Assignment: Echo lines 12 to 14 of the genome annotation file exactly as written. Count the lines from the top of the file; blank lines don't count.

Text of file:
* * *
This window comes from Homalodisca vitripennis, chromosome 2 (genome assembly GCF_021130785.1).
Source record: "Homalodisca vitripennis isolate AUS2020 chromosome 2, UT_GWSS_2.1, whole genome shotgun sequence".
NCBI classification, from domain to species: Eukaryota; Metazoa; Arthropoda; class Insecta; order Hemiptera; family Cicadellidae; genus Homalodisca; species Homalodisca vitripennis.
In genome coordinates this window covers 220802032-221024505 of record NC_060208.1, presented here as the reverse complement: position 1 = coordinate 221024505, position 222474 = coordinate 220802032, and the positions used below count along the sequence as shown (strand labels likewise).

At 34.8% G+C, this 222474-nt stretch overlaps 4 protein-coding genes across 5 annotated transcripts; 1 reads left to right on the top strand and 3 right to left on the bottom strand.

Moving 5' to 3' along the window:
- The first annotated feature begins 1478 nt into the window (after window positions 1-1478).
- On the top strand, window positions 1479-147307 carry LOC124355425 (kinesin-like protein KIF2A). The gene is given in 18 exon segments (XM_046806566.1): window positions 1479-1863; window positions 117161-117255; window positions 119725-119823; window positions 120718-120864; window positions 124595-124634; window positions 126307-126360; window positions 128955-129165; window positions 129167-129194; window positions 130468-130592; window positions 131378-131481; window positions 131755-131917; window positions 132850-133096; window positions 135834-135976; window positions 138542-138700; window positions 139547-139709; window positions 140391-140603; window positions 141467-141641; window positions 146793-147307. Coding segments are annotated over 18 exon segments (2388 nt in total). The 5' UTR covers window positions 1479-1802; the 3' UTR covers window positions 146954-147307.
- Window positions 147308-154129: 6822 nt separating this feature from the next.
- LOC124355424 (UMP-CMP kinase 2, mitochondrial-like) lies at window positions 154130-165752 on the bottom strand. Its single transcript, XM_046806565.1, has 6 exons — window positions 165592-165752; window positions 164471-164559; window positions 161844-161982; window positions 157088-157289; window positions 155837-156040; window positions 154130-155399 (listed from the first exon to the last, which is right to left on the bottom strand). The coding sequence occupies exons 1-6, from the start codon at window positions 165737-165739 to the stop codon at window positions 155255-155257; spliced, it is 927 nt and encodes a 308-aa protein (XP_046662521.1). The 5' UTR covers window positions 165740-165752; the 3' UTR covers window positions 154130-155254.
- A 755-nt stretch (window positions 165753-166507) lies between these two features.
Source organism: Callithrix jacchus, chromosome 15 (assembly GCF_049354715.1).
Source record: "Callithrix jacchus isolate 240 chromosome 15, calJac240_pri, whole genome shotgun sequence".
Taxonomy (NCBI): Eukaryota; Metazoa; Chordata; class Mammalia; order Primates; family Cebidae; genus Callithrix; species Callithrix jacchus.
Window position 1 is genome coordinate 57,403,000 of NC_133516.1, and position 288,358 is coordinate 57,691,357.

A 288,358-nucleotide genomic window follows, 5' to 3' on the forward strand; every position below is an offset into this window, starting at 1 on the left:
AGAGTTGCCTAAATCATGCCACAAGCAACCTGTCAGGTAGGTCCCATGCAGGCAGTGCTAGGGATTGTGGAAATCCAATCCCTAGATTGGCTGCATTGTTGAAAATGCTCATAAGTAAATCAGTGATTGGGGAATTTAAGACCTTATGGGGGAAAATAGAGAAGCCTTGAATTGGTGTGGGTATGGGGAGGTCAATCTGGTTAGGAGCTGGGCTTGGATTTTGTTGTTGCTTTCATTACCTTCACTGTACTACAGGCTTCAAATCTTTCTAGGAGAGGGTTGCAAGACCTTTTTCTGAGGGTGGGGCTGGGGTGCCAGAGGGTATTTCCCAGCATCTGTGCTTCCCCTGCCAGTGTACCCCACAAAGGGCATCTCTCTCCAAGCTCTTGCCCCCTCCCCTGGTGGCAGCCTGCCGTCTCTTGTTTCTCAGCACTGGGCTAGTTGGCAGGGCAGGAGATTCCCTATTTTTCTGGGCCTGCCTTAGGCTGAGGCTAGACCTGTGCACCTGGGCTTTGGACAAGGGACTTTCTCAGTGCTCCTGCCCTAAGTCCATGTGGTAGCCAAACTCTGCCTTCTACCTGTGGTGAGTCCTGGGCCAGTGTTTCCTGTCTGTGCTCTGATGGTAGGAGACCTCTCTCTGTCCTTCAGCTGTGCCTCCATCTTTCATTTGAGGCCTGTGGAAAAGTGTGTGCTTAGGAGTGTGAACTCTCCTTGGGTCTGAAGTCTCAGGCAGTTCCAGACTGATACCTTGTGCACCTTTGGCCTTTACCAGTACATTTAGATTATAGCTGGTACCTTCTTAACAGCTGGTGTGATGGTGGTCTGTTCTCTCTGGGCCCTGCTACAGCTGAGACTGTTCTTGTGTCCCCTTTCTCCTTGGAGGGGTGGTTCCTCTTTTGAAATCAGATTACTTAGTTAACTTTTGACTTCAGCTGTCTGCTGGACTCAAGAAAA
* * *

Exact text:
Source organism: Callithrix jacchus, chromosome 15 (assembly GCF_049354715.1).
Source record: "Callithrix jacchus isolate 240 chromosome 15, calJac240_pri, whole genome shotgun sequence".
Taxonomy (NCBI): Eukaryota; Metazoa; Chordata; class Mammalia; order Primates; family Cebidae; genus Callithrix; species Callithrix jacchus.